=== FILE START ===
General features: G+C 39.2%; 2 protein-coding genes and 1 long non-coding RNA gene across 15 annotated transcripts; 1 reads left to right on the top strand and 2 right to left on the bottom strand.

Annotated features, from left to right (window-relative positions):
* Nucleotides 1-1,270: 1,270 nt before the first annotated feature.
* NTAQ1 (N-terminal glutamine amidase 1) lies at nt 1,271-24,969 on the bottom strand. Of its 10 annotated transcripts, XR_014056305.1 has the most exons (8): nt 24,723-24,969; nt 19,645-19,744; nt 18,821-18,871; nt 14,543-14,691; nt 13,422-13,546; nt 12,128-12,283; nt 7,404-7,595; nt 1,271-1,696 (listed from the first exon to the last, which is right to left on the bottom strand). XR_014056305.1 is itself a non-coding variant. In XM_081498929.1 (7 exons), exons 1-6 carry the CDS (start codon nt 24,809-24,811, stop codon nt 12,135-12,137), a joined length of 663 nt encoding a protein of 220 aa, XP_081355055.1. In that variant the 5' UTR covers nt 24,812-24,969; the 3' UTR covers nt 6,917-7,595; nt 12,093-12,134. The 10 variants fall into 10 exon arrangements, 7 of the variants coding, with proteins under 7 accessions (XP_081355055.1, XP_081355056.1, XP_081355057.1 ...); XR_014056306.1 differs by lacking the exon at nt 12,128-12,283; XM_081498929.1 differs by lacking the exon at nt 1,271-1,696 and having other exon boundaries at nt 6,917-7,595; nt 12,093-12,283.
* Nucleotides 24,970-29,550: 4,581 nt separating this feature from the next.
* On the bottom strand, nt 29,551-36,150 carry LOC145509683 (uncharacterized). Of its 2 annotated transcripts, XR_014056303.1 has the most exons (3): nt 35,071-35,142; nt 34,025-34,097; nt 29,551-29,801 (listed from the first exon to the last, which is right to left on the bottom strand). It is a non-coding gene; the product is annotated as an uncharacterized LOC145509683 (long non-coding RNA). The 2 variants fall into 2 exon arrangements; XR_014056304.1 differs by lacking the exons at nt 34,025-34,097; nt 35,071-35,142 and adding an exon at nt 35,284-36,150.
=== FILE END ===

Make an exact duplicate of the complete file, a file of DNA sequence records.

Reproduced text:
General features: G+C 39.2%; 2 protein-coding genes and 1 long non-coding RNA gene across 15 annotated transcripts; 1 reads left to right on the top strand and 2 right to left on the bottom strand.

Annotated features, from left to right (window-relative positions):
* Nucleotides 1-1,270: 1,270 nt before the first annotated feature.
* NTAQ1 (N-terminal glutamine amidase 1) lies at nt 1,271-24,969 on the bottom strand. Of its 10 annotated transcripts, XR_014056305.1 has the most exons (8): nt 24,723-24,969; nt 19,645-19,744; nt 18,821-18,871; nt 14,543-14,691; nt 13,422-13,546; nt 12,128-12,283; nt 7,404-7,595; nt 1,271-1,696 (listed from the first exon to the last, which is right to left on the bottom strand). XR_014056305.1 is itself a non-coding variant. In XM_081498929.1 (7 exons), exons 1-6 carry the CDS (start codon nt 24,809-24,811, stop codon nt 12,135-12,137), a joined length of 663 nt encoding a protein of 220 aa, XP_081355055.1. In that variant the 5' UTR covers nt 24,812-24,969; the 3' UTR covers nt 6,917-7,595; nt 12,093-12,134. The 10 variants fall into 10 exon arrangements, 7 of the variants coding, with proteins under 7 accessions (XP_081355055.1, XP_081355056.1, XP_081355057.1 ...); XR_014056306.1 differs by lacking the exon at nt 12,128-12,283; XM_081498929.1 differs by lacking the exon at nt 1,271-1,696 and having other exon boundaries at nt 6,917-7,595; nt 12,093-12,283.
* Nucleotides 24,970-29,550: 4,581 nt separating this feature from the next.
* On the bottom strand, nt 29,551-36,150 carry LOC145509683 (uncharacterized). Of its 2 annotated transcripts, XR_014056303.1 has the most exons (3): nt 35,071-35,142; nt 34,025-34,097; nt 29,551-29,801 (listed from the first exon to the last, which is right to left on the bottom strand). It is a non-coding gene; the product is annotated as an uncharacterized LOC145509683 (long non-coding RNA). The 2 variants fall into 2 exon arrangements; XR_014056304.1 differs by lacking the exons at nt 34,025-34,097; nt 35,071-35,142 and adding an exon at nt 35,284-36,150.